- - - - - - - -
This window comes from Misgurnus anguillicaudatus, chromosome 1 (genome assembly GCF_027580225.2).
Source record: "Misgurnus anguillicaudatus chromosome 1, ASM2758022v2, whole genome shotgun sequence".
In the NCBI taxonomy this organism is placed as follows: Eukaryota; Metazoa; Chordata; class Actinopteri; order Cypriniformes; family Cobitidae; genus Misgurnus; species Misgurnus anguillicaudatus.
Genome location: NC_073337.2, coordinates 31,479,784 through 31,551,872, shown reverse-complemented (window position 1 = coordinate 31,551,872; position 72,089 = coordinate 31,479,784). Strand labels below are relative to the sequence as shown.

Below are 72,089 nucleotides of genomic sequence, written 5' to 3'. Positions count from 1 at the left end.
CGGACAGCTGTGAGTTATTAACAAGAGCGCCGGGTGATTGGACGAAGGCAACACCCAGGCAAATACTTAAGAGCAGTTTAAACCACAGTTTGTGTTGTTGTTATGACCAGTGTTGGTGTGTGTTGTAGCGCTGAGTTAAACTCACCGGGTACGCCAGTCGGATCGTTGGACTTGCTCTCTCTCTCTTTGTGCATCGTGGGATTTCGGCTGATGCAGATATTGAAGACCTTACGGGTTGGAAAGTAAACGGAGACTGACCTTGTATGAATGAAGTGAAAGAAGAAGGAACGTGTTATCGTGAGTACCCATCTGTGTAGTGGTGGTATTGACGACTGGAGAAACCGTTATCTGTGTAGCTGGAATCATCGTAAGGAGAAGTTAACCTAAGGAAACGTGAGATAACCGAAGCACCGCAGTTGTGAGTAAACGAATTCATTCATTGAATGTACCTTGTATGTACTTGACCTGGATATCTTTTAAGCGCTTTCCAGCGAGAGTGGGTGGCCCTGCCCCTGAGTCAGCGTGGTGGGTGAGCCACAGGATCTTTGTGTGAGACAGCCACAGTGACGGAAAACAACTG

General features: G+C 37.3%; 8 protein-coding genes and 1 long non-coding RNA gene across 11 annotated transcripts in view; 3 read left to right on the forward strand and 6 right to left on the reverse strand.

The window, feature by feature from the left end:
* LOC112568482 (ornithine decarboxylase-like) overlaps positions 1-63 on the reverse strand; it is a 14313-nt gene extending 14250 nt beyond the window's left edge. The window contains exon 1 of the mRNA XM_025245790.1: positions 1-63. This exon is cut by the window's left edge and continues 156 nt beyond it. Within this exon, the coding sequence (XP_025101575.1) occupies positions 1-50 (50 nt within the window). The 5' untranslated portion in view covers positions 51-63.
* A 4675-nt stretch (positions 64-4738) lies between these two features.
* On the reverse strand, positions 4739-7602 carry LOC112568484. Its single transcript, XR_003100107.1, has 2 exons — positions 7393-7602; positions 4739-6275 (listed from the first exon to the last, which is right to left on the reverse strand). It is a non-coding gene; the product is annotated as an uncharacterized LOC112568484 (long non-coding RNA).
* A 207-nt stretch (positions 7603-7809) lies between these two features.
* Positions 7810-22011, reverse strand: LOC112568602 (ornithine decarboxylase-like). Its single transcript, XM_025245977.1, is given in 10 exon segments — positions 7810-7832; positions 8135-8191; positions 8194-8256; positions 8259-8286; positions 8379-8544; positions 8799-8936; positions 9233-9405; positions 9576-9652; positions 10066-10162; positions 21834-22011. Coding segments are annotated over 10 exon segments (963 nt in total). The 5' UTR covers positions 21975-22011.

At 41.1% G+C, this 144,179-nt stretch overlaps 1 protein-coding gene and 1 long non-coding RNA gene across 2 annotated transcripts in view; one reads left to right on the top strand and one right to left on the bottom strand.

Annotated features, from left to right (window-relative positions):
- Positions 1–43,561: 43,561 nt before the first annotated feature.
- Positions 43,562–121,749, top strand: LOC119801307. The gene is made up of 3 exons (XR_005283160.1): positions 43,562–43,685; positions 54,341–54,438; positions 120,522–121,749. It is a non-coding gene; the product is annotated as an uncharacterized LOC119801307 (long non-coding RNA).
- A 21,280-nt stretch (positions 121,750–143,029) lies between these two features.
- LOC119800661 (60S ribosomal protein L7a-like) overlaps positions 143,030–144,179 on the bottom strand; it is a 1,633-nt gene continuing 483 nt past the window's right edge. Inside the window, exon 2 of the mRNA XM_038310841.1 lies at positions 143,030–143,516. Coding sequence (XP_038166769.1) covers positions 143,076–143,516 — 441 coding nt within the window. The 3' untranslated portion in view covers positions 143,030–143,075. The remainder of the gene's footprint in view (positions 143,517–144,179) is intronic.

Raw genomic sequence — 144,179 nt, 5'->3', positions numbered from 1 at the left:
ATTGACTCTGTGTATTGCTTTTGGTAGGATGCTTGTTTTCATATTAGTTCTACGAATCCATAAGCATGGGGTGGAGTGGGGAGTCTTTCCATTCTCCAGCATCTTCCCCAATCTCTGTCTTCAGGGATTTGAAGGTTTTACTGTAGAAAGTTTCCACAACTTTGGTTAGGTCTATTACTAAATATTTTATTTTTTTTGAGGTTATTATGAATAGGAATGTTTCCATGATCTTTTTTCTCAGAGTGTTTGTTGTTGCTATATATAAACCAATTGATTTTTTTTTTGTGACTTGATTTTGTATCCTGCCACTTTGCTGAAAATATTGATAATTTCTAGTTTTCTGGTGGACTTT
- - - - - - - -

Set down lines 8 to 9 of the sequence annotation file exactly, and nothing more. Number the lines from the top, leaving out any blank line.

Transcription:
The window, feature by feature from the left end:
* LOC112568482 (ornithine decarboxylase-like) overlaps positions 1-63 on the reverse strand; it is a 14313-nt gene extending 14250 nt beyond the window's left edge. The window contains exon 1 of the mRNA XM_025245790.1: positions 1-63. This exon is cut by the window's left edge and continues 156 nt beyond it. Within this exon, the coding sequence (XP_025101575.1) occupies positions 1-50 (50 nt within the window). The 5' untranslated portion in view covers positions 51-63.